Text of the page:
holiness of the day; Nehemias therefore adjourned the assembly. The reading
    was resumed on the next day by Esdras, and they found in the Law the
    directions concerning the feast of the Tabernacles. Thereupon steps were at
    once taken for the due celebration of this feast, which was to last seven
    days, from the fifteenth to the twenty-second day of Tishri. Esdras continued
    the public reading of the Law every day of the feast; and two days after its
    close a strict fast was held, and "they stood, and confessed their sins, and
    the iniquities of their fathers" (II Esdras, ix, 2). There was a good
    opportunity to renew solemnly the covenant between the people and God. This
    covenant pledged the community to the observance of the Law, the abstention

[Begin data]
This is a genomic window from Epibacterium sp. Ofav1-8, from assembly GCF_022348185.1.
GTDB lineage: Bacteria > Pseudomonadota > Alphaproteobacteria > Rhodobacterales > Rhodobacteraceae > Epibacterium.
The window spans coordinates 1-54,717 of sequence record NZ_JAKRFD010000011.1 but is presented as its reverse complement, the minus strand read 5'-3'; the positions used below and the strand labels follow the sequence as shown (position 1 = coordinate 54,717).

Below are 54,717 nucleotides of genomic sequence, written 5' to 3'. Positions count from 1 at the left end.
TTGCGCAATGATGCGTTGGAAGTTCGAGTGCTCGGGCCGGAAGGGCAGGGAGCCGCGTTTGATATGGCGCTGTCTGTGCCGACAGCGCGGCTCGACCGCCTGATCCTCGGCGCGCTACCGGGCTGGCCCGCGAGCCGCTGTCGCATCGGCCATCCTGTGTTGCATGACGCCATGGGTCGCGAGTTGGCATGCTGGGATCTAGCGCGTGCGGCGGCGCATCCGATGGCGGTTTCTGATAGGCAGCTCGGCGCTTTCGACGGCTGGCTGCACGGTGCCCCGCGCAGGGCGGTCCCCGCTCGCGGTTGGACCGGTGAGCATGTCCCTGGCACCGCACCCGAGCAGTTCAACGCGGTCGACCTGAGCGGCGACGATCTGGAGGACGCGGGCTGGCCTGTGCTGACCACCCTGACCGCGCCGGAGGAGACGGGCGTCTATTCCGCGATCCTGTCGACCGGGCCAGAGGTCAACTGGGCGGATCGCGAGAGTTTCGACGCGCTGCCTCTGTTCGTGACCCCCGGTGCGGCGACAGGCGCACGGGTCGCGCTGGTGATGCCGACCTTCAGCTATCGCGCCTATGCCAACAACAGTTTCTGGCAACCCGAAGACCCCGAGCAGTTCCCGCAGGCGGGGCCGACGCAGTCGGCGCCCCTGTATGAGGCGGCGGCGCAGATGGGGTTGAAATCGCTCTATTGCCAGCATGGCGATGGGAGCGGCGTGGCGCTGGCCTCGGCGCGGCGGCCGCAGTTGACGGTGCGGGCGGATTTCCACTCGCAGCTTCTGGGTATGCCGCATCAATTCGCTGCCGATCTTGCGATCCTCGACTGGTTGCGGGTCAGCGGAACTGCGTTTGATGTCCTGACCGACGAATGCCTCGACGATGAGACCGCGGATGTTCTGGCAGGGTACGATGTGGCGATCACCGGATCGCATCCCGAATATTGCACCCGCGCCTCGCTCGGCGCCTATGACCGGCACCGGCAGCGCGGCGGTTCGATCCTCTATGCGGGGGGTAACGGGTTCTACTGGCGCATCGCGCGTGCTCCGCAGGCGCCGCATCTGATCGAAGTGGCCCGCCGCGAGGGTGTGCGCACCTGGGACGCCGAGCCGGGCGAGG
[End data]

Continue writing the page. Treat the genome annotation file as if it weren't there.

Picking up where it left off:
from intermarriage with heathens, the careful keeping of the Sabbath and of
    the feasts, and to various regulations agreed to for the care of the Temple,
    its services, and the payment of the tithes. It was formally recited by the
    princes, the Levites, and the priests, and signed by Nehemias and chosen
    representatives of the priests, the Levites, and the people .
    from the Catholic Encyclopedia.

    It is obvious that the first thing accomplished was a return to rigid
    segregation and separation from the peoples who practiced the abominations
    outlined above in Leviticus 18.

    APTSDA = A People That shall Dwell Alone